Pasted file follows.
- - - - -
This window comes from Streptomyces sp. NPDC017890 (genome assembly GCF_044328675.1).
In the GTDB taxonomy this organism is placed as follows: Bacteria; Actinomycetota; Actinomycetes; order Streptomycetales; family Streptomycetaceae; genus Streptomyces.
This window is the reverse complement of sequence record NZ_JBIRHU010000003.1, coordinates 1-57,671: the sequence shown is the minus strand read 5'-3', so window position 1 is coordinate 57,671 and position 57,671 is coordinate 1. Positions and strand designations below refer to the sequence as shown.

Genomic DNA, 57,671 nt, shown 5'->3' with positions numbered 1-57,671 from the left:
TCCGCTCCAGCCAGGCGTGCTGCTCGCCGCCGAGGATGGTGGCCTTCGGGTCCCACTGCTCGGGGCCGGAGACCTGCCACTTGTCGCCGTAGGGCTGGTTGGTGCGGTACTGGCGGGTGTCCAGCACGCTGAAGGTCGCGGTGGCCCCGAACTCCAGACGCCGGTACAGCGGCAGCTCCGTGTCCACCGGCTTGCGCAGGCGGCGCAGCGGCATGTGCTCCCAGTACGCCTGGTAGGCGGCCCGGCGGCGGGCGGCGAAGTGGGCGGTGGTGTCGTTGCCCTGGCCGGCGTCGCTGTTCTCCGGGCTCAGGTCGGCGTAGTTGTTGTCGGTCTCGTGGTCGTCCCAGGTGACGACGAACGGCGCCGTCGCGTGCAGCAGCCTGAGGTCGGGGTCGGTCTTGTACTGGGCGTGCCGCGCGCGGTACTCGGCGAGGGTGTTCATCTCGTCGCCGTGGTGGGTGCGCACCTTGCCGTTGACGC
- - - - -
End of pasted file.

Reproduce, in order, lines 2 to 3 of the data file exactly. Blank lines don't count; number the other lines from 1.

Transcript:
In the GTDB taxonomy this organism is placed as follows: Bacteria; Actinomycetota; Actinomycetes; order Streptomycetales; family Streptomycetaceae; genus Streptomyces.
This window is the reverse complement of sequence record NZ_JBIRHU010000003.1, coordinates 1-57,671: the sequence shown is the minus strand read 5'-3', so window position 1 is coordinate 57,671 and position 57,671 is coordinate 1. Positions and strand designations below refer to the sequence as shown.